News release | 16 July, 2011
Biosecurity Queensland has quarantined a property at Hervey Bay after test results from a deceased horse returned a positive result for Hendra virus infection.
Officers are also attending a site in the Boondall area following a suspect test result.
Queensland Chief Veterinary Officer, Dr Rick Symons said the Hervey Bay horse was euthanased two days ago and test results today had confirmed Hendra was the cause.
"There is one other horse on the property, which is being checked today," he said.
"At Boondall, a horse was euthanased yesterday and test results on this horse are due soon.
"In Queensland there are now five separate locations where Hendra virus cases are being managed by Biosecurity Queensland - Beaudesert, Mt Alford, Park Ridge, Kuranda and now Hervey Bay, with the possible addition of Boondall."
Dr Symons said it was very unusual to see so many cases cropping up in such a short period of time.
"It could be because of a heightened awareness of Hendra virus which is resulting in the high number of samples we are currently receiving for testing - up to five times as many samples for Hendra testing as we normally would," he said.
"There is clearly a heightened awareness among vets and horse owners about the possibility of Hendra virus infection when a horse becomes sick.
"Biosecurity Queensland and Queensland Health will continue to manage these cases and any others that may arise with our proven approach.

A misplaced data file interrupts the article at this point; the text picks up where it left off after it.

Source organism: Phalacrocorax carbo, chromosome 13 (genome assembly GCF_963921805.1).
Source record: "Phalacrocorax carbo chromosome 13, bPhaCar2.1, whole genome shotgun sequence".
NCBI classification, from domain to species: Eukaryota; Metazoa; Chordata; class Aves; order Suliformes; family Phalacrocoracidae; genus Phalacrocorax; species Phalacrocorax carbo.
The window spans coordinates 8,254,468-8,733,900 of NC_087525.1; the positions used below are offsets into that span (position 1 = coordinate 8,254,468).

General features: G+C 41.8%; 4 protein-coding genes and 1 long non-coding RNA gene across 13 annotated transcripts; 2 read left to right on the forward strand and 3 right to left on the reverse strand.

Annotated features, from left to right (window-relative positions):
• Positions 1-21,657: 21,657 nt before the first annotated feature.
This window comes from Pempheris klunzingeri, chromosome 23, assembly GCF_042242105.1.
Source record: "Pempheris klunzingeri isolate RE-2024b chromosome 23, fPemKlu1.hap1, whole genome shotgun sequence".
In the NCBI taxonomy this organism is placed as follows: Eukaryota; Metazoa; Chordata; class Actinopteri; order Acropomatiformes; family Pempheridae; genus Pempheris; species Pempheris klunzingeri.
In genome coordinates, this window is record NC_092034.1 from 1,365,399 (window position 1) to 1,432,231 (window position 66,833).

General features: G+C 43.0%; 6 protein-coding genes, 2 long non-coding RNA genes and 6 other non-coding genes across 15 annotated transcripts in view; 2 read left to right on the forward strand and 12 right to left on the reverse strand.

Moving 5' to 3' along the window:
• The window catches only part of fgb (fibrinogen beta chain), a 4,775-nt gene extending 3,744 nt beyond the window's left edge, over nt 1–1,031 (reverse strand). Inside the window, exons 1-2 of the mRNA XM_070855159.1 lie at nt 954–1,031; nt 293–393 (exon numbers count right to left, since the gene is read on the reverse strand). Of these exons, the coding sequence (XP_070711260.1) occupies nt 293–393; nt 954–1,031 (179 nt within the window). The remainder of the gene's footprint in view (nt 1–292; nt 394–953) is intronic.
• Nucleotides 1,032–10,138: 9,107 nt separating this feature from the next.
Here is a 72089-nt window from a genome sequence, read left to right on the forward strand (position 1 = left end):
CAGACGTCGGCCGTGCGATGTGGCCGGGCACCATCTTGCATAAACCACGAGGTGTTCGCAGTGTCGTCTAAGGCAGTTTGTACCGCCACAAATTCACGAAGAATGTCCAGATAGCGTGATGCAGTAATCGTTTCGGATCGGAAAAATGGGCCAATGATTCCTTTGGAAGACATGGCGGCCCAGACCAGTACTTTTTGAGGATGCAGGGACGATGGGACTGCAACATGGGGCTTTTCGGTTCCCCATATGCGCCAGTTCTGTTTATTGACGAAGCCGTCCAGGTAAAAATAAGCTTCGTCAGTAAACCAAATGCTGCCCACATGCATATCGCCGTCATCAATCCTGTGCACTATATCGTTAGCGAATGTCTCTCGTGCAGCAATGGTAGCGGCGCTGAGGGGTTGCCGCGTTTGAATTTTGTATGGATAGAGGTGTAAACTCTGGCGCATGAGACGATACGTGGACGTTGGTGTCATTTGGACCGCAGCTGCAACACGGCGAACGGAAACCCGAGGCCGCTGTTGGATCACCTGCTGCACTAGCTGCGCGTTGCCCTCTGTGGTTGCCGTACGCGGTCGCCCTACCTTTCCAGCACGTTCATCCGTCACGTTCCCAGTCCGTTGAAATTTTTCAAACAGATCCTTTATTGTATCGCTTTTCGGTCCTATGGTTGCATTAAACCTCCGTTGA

"That is quarantining affected properties, tracing movements to identify any other horses at risk, daily monitoring of horses and human health assessments.
"At the same time we are working closely with NSW authorities as part of the recently-announced interstate Hendra virus taskforce, which includes research into how flying foxes transmit the disease to horses."
Staff from Queensland Health's Public Health Unit will travel to both properties to assess the situation and whether any testing or treatment is required.
Queensland Health staff will undertake contact tracing work to ensure all people potentially exposed to the sick horse have been identified.
Queensland Chief Health Officer Dr Jeannette Young reassured the community that transmission of the virus required close contact with body fluids of the sick horse.
"There is no evidence the virus can be passed directly from flying foxes to humans, from the environment to humans, from humans to horses, or can be transmitted by airborne droplets," Dr Young said.
"Anyone who is concerned should contact 13 HEALTH (13 43 25 84).
"Queensland Health stands ready to provide any assistance, counselling, information, testing or treatment that may be required."
Details of public information about Hendra virus for the Hervey Bay and Boondall areas will be finalised shortly.
Up to date information on Hendra virus is available at www.biosecurity.qld.gov.au, including important workplace health and safety information for horse properties and other horse related businesses.
For more information contact Biosecurity Queensland on 13 25 23 or visit www.biosecurity.qld.gov.au.
Media contact: , Biosecurity Queensland - 07 3239 3010 / 0421 618 871 Queensland Health - 07 3234 1439